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Thomas: This ‘change’ is merely motion, not action

POSTED: March 2, 2009 1:00 a.m.

"Never confuse motion with action," said Ben Franklin. So far, what we seem to be getting from the Obama administration is a lot of motion, with little real productive action. Or, to put it another way, we're getting much "change" but no real progress.

Obama's administration looks like one of those spread-the-floor basketball teams that passes the ball well, sets good picks, runs the shot clock nearly all the way down and then shoots a brick - again, a lot of motion with no tangible results.

"Not simply change, but progress" should have been the conservative retort to Obama's cries of "Change! Change! Change!" during the campaign season. As C.S. Lewis put it, "Progress means not just changing, but changing for the better."

Alas, if you were unsure, now you can see what Obama's "change" is all about: expanding government, spending massive amounts of taxpayer dollars ("spreading the wealth"), all the while furthering the liberal agenda. This government spending spree, which began in the last administration, seems to have "something for everyone." (Sounds like some of our local politicians.)

Corporations, homeowners, state governments, city governments - almost everyone with his or her hand out is getting money from the federal government.

Given the failings of corporations, banks, and individuals alike, many folks see the government as the way out of our financial mess. In other words, most people think that government should "do something." A Feb. 19 Fox News poll showed that 58 percent of Americans thought the stimulus legislation was necessary. Of those, the top reason given (37 percent) for supporting the stimulus was because it was seen as the best option and we "have to do something."

A Feb. 24 Washington Post poll revealed that 63 percent of Americans thought additional federal action will be needed to improve the economy. What, $800 billion is not enough? It's time for another Ben Franklin quote: "When the people find that they can vote themselves money - that will herald the end of the republic."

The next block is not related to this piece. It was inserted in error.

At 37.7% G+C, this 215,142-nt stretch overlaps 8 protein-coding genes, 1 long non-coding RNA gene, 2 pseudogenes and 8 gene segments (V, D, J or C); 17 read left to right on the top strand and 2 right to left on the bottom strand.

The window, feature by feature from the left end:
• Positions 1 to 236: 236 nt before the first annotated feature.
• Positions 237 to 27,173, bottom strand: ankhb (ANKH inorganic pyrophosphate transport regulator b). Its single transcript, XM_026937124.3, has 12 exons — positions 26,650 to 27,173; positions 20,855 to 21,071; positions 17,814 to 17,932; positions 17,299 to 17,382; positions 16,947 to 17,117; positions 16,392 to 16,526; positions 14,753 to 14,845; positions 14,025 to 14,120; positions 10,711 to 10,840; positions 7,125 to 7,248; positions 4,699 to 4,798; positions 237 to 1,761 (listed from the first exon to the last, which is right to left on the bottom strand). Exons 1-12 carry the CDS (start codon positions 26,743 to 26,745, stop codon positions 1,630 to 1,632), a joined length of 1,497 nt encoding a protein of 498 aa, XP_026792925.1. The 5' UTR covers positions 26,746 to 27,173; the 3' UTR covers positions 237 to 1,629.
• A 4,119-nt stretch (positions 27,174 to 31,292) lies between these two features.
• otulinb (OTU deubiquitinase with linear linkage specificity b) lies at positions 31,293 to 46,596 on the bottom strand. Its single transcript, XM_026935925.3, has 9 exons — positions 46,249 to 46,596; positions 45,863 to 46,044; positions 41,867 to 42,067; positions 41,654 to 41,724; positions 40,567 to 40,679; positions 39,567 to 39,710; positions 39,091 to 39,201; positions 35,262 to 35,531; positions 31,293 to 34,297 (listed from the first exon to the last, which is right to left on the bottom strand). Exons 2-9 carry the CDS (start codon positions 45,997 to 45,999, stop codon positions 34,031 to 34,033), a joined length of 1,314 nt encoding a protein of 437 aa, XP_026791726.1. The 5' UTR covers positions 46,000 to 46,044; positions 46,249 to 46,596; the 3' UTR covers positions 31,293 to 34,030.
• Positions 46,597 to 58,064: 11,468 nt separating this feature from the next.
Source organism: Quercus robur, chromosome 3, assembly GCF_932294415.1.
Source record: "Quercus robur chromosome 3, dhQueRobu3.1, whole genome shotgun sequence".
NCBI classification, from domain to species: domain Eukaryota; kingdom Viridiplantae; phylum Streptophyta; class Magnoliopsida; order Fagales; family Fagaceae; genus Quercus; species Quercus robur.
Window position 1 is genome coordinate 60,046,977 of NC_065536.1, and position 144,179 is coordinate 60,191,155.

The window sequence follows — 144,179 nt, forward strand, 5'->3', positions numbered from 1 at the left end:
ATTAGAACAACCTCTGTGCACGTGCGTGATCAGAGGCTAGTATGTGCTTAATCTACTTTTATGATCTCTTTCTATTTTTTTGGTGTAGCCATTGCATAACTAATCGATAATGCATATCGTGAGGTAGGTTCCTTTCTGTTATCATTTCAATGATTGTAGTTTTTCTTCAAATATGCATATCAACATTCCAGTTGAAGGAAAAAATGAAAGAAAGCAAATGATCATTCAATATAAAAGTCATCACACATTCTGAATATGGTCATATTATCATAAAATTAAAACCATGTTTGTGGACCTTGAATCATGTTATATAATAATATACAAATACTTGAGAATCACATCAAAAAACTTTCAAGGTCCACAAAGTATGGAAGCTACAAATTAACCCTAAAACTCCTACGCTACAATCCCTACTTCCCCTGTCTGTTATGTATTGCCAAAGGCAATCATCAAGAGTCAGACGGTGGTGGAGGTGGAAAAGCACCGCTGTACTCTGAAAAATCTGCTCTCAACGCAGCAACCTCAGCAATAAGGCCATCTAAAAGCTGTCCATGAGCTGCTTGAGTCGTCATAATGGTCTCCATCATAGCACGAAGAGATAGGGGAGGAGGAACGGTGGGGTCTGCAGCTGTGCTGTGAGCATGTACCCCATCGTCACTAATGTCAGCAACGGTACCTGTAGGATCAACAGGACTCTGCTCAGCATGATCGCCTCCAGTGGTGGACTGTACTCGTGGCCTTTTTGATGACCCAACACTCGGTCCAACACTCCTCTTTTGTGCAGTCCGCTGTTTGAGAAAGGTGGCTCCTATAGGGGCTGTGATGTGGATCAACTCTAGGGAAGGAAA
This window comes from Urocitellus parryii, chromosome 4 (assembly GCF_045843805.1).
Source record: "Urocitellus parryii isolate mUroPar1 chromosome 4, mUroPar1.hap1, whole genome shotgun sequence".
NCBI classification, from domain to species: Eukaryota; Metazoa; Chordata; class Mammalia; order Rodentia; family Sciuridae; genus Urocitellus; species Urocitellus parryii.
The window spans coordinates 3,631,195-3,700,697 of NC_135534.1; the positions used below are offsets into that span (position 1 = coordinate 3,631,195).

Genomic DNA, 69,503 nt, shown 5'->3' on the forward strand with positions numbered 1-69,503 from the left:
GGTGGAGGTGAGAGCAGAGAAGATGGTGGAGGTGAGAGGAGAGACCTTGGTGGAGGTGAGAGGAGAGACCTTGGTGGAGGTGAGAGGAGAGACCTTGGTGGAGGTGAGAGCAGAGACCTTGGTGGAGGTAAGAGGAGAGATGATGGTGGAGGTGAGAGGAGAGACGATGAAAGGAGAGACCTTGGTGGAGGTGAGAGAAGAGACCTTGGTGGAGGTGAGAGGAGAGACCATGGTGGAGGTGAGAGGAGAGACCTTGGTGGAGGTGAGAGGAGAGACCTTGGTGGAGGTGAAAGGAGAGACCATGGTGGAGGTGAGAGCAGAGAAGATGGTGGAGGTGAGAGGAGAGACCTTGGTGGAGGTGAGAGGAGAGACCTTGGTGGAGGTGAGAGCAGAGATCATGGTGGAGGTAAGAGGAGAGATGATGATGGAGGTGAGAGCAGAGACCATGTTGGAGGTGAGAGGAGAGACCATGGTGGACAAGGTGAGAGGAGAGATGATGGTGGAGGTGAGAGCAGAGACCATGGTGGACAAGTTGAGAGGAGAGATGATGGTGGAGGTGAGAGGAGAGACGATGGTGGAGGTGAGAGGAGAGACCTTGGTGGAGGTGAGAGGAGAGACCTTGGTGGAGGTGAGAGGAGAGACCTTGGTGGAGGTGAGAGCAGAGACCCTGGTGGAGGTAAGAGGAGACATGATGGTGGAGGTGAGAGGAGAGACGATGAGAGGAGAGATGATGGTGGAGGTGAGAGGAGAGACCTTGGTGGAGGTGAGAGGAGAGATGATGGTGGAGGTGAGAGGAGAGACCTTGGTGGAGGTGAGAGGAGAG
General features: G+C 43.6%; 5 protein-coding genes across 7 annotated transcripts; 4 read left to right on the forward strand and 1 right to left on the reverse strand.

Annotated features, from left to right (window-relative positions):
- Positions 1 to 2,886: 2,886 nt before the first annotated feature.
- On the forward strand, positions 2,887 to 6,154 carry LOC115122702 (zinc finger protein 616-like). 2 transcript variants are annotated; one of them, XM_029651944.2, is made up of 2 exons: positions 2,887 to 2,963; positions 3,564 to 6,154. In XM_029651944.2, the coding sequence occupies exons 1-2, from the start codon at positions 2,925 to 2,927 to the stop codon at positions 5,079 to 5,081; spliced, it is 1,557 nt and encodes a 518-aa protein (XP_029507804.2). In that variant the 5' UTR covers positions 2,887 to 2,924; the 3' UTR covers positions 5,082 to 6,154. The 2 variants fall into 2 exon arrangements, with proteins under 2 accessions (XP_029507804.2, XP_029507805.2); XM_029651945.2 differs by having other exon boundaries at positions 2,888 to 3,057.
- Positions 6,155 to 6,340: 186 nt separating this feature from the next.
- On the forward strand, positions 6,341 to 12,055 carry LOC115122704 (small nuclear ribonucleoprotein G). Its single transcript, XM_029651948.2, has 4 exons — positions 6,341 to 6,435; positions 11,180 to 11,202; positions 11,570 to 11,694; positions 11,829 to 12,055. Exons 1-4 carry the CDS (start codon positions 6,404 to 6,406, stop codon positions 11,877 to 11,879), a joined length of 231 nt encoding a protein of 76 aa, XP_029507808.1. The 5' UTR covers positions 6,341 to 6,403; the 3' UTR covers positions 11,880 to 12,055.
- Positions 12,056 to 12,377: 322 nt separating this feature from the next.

Financial expert and Atlanta radio talk-show host Clark Howard had an interesting take on Obama's stimulus plan. Clark "does not do politics," so speaking as nonpartisan as possible, using "cold, hard economic facts," he said that Obama's plan "was not a good idea for the country." He refers to the stimulus as a "Christmas Tree with ornaments," with almost $2 in spending for every $1 in tax cuts.

We are where we are financially, he noted, because of a "speculative economic bubble." We "overstimulated the economy," Clark said, and had "false economic growth based on borrowed money." This was true of individuals, corporations and the government.

Clark described this debt as a "disease that spread through the full financial arteries of this country." Along with having a government that is too large, we overextended ourselves in the private sector as well. Using easy credit, we built far too many homes, retail stores, restaurants, hotels, office buildings, apartments, and so on. This also led us to have too many banks.

Thus, Clark notes, our recession is a "natural result of living too large," and all sectors of American society must begin to work off our current level of debt.

Clark correctly states that the best thing that government can do is let this painful but necessary period of financial correction play out. Government can help soften the blow of this recession, he adds, by creating a temporary "social safety net" (for food, health care, etc.). This would come at a fraction (about 1/20th) of the cost of Obama's $800 billion plan.

This $800 billion will create growth, but it will be false growth, Clark says, and will likely be followed by a second recession. He concludes that, "You do not create long-term prosperity by crowding out capitalism with massive doses of federal spending." (A link to Clark's full comments is on my Web site.)

Contrary to the false economic growth, this immense level of federal spending will create all too real government growth. This is why several principled Governors have declined to accept part of the federal money. Tens of billions of these dollars are for health care, welfare, unemployment and education programs. The federal money will expand these programs, and as Texas Gov. Rick Perry put it, "If this money expands entitlements, we will not accept it. This is exactly how addicts get hooked on drugs."

As much as many people want to believe it is so, there is no magic wand that government can wave and bring us out of these hard economic times. Government spending at the federal, state, or local level that expands government programs, institutions, facilities, etc. will continue to increase the tax burden on Americans.

Congress and the president cannot outlaw the natural financial consequences that must take place for our country to experience real economic progress and the return of financial growth and stability.

Trevor Thomas is a Gainesville resident and frequent columnist. His columns appear regularly.



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